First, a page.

This time of year, if you go to the mall and the conditions are right, you can encounter one version of what the Christmas story is—and it’s done beautifully.
Years ago, right around now, I was in the Williams-Sonoma at the Westchester Mall, and I heard a young man turn to the young woman he was with and say, “Don’t you wish we could just have Christmas here? Right in the store? Sitting at that table? With those plates and those napkins and stuff?”
I found myself trying to picture that, actually. Or what it would be like if we could open one of the beautiful catalogues and just sort of climb in to the alluring and unhurried world they teach us to hunger for.
Because whether it’s the windows at the mall, or the pictures in a catalogue, there is a picture perfect quality to those places that tells one version of the Christmas story, and of our hopes for what Christmas might be.
There’s power in that story. Power in cheerfulness, and gathering, and giving—in pushing through the weariness and the dreariness and standing for something else—power in remembering how magical snow is when you aren’t worrying about anyone driving in it, power in being together with those we love.
The cheeriness of Christmas is a great comfort to some, and with good reason.
But it’s important to note that throughout history, the Church has used these weeks before Christmas to tell a very different kind of Christmas story – and to position Christmas differently in our lives.
And it’s fair to say that, in the imagination of the Church, there is more of an emotional arc to the season, and that the festivity comes only at the end.
But we know in our hearts that the story of Christmas doesn’t begin with Williams-Sonoma.
In fact, as the Church tells it, the story of Christmas doesn’t even begin in Bethlehem or Nazareth or with angelic hosts proclaiming, or with the Spirit whispering to Mary that she would be God’s favored one.
The vision of that group around the manger at the first Christmas party, that remarkable assembly of all kinds of people–rich and poor, Jews and gentiles, angels and humans and animals, brought together to worship the newborn king—that’s actually the culmination of a whole story, even as it is the beginning of another.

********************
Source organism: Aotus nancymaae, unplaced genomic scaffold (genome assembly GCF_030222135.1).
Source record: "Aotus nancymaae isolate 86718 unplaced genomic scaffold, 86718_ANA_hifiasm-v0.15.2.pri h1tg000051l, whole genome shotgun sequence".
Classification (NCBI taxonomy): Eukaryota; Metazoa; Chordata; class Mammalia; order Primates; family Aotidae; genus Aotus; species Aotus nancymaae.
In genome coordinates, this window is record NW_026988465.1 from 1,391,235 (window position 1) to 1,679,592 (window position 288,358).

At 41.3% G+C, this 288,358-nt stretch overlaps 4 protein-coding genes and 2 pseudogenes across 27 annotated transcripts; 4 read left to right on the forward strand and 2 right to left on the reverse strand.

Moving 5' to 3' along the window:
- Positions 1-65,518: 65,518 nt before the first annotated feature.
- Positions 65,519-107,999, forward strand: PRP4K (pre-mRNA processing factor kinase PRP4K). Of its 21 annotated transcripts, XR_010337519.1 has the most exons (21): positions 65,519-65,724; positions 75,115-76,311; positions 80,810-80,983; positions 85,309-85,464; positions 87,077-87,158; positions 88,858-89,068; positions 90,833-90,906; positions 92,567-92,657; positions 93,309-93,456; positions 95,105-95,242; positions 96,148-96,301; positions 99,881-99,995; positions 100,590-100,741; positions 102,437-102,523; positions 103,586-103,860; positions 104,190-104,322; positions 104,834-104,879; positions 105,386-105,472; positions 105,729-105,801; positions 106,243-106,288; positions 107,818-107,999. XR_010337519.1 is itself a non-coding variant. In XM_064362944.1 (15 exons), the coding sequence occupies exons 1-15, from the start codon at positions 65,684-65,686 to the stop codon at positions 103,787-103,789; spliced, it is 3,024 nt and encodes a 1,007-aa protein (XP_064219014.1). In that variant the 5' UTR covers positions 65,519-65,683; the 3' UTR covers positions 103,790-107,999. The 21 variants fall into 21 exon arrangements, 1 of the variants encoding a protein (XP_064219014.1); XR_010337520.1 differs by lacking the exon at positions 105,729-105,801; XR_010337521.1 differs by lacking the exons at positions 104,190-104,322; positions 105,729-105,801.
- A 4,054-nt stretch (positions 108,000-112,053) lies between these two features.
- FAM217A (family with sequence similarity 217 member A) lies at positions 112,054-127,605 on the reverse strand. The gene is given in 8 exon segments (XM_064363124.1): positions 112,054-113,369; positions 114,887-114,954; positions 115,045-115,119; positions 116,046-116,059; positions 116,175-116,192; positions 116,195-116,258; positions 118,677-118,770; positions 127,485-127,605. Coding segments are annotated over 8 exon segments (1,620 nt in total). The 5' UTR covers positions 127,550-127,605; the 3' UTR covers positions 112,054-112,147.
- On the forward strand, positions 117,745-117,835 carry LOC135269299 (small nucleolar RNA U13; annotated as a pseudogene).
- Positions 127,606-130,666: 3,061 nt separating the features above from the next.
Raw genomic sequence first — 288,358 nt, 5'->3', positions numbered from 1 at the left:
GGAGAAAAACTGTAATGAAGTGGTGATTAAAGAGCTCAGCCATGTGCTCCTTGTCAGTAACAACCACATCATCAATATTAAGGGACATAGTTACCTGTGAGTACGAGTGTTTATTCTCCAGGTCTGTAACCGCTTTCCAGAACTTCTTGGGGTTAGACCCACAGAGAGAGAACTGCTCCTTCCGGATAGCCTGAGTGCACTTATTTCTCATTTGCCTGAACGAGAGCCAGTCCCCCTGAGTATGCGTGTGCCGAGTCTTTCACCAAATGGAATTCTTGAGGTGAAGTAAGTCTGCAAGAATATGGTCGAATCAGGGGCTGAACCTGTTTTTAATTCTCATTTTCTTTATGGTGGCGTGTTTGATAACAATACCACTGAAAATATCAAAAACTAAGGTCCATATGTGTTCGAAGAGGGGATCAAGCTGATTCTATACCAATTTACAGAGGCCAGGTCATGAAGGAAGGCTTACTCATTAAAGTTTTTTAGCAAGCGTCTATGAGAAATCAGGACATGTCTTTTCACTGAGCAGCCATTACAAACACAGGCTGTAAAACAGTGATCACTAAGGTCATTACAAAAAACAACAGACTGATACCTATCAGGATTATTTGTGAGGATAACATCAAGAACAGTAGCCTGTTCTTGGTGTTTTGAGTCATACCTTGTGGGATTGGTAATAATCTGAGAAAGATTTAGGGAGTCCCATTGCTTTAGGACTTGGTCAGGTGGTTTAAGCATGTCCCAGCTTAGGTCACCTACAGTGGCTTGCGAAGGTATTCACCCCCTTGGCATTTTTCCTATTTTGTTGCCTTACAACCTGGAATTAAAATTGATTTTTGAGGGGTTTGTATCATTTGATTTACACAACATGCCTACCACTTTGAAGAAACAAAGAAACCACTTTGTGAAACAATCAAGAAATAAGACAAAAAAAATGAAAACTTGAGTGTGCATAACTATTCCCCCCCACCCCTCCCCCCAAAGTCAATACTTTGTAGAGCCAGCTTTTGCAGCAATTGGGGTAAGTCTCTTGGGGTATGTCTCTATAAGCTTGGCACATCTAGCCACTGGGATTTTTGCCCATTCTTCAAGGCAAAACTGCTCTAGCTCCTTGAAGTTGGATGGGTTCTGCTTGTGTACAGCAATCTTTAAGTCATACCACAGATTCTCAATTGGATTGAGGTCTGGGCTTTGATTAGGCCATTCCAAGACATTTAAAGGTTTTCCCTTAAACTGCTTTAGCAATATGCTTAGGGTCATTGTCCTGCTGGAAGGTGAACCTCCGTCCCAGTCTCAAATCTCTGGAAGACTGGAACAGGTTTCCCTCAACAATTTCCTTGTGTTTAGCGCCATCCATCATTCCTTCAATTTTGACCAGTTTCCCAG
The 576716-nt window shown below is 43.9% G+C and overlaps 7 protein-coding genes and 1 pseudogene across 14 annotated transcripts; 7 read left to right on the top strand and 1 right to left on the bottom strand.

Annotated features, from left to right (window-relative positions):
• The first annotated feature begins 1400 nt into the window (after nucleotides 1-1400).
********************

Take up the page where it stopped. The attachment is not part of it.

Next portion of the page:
Mindful of that coming culmination, the Church begins to tell the story of Christmas well before that, by invoking the memory of a world grown weary with waiting for its deliverance.
We begin the season of Advent, the season of waiting for the One who is to come, by remembering the words of the prophet Isaiah—words that were originally written in Babylon, among a people in exile.
And the fact is, Isaiah’s people are weary.
With their world, and with our own in mind this week, I’ve also been remembering the words of the famous Civil Rights activist Fannie Lou Hamer, who famously summed up so much of her own experience as a Mississippi sharecropper by saying, “I’m sick and tired of being sick and tired.
Because that’s a fair approximation of how things stood for God’s people in the foreign city of Babylon, at the time when this morning’s passage from the prophet Isaiah was written.
They were sick and tired of being sick and tired.
By the time this morning’s reading from Isaiah was written, the people would have been captives in Babylon for 150 years. Jerusalem had been invaded, and essentially destroyed, and much of its population had been carried off into slavery.
But by this point, all that had happened a long, long time ago.
It was an important, and precarious time in their life as a people.
It was in these days when much of the Old Testament appears to have been written, or at least, written down, because it was in Babylon that it suddenly seemed very possible that the stories and the traditions of Israel could be lost forever.
Those stories were a source of identity and hope – and those stories were, in the end, almost the only thing they still had.
With that in mind, no wonder, then, why the story of Moses and the exodus from slavery in Egypt had become such a foundational story for Israel—that was one that they kept coming back to during those days in Babylon. That was one they needed to tell themselves again and again.
It was part of how they reminded themselves that their God was a liberating God – the God who had led their ancestors through the wilderness at least once before…and might again.
And yet, in this part of the Book of Isaiah, the people enslaved in Babylon have been telling each other that story for generations, and hope is running thin.
So indeed, they are sick and tired of being sick and tired.
Have you ever been at the bedside of someone in the hospital where there are a lot of machines, and you can actually hear their heartbeat slowing down…the time between the beats getting longer and longer?